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Calvin Kang athletics 

By Chelza Chong

Entrepreneur, athlete, student- Yes, Yes & YES! Calvin is all of the above. Many of you would have known him as the “Milo Boy”, heard of him as the national sprinter who has or seen him on television programs doing us proud with his outstanding performances in the competitions that he has taken part in. Yet, how many of you know that not only is he a national athlete, but also, an entrepreneur and a student too? Besides being a student of NTU’s Sports Science and Management, Calvin is a pretty successful entrepreneur who not only manages 1, but 3 businesses. He is the creative director of Shiok SG  and also, the co-owner of both Impressionist and Imagica. One would then wonder, how did he manage to balance out his commitment towards his businesses, studies and sports?
“I guess time management is my strength. I am able to segment my mind in such a way that I can focus on one thing, finish it, before moving on to another. Multitasking would be my added strength. I have to learn to prioritise so that certain things would have more progress than the others. Managing expectations is important too as success does not come overnight.”
Indeed, with good time management and multitasking as his strengths, Calvin is not only able to cope, but also, excel in his various commitments. Despite so, it is hard to deny that he is leading a hectic lifestyle. So, what are his reasons for taking up so many commitments, resulting in him having such a busy lifestyle?
“I always strive to learn more and I guess, I have this hunger for wisdom and knowledge. Most importantly, I let my passion drive.”
For Calvin, his hunger of wisdom and knowledge is also evident in his devotion towards sports as well. Just a year back, Calvin has put on hold his studies in NTU for a year to focus fully on his trainings for the IAAF World Championship 2013 in Moscow and also, this year’s Asian Games.  Growing up in a nation where education is an important part in everyone’s lives, one cannot help but ponder how did he feel about taking that one year off from his education and what made him decide to do so.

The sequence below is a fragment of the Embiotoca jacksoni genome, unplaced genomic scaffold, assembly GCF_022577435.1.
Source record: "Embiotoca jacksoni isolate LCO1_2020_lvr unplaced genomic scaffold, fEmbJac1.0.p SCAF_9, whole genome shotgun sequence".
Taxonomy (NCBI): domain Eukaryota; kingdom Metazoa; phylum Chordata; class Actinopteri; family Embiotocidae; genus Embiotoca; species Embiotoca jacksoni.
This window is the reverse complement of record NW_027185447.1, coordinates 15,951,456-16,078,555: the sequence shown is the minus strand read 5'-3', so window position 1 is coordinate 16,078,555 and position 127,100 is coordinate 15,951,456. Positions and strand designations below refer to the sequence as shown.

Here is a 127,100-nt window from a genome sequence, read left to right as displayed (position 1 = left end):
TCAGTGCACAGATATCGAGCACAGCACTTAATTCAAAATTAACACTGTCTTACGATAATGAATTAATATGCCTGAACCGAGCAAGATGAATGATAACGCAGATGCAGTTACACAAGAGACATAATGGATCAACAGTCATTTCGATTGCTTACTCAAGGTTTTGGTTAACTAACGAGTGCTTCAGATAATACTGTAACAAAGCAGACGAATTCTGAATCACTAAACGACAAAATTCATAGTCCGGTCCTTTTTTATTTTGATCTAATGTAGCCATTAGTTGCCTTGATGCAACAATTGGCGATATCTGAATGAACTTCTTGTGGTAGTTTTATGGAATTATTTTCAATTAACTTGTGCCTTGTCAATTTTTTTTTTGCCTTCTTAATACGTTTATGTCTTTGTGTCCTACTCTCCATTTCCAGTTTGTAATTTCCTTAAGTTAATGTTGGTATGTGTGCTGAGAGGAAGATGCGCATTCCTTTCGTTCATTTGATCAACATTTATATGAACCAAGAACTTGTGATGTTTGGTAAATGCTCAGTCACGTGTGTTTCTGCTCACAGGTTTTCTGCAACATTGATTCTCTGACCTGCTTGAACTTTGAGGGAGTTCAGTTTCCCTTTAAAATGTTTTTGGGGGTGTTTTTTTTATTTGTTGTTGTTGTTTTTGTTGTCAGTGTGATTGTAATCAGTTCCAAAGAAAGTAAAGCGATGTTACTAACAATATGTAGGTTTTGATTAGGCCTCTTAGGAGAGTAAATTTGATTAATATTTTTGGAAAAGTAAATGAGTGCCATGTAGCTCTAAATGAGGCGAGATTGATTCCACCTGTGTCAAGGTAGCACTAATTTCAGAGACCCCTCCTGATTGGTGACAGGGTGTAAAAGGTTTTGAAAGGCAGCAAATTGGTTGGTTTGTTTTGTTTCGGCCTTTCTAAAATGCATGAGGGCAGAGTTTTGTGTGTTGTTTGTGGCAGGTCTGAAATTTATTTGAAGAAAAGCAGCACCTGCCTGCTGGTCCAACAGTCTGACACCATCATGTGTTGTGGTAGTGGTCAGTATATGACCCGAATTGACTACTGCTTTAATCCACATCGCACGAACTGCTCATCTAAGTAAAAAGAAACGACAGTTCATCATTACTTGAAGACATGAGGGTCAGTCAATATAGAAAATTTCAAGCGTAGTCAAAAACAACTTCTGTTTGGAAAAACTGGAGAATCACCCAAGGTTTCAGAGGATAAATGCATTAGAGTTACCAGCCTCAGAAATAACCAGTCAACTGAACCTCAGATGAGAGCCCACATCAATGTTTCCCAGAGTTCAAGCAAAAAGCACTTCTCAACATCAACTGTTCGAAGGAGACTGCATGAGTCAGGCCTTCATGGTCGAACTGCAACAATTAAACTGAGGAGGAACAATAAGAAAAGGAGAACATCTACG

“Taking that one year off wasn’t easy (for me) because if you look at it from the perspectives of both an employer and a student, there is the issue of opportunity cost. One year can cost you quite a lot in a way. Yet, there was a support system that gave us some allowance during this one year. Also, there was a team that was working together to plan trainings for us. In that one year, I felt that I have greatly increased my quality of life. It helped me to realize that life is not so much about reaching the end of the education and going into the working society. It also allowed me to focus on what I love (track and field) and get to know my strengths and weaknesses better. In fact, it allowed me to focus on other hobbies like music and arts. “
Indeed, taking that one year off from education is an insightful and enriching one for Calvin. Not only did he get to focus on his trainings, he also get to discover more about himself. However, we cannot deny our curiosity with regards to his training regime during that one year, or even, now.
“Usually, we train about 6 days a week. For now, I have to plan my training schedule around the school curriculum and I have planned it in a way that school takes precedence in the morning and trainings are in the evenings. This is different as compared to the double sessions that I used to train for whilst I was training full time. For sprinters, our trainings consist of specific components like short accelerations, speed endurance, strength and power activities, plyometric, core stability and so on. Each training session usually lasts for about 3 hours.”
Despite such a harsh training regime, we all know that without a good and balanced diet, results would not show. So, how is Calvin’s diet like?

“For sprints, it is not a weight class sport so there is not much of a control. Yet, I still do try to eat healthier. The Health Promotion Board’s guidelines are actually good since they guide you on the amount of greens you should take to have a balanced diet. For me, it is not so much about the type of food but rather, the way that it is being prepared. I try to avoid oily fried food and have more steamed dishes instead. Before competition, I usually take in more carbohydrates since they give you a direct energy source. I will take in more proteins after a race as it helps in muscle regeneration.”

To read more, visit the full article at SportSanity here.

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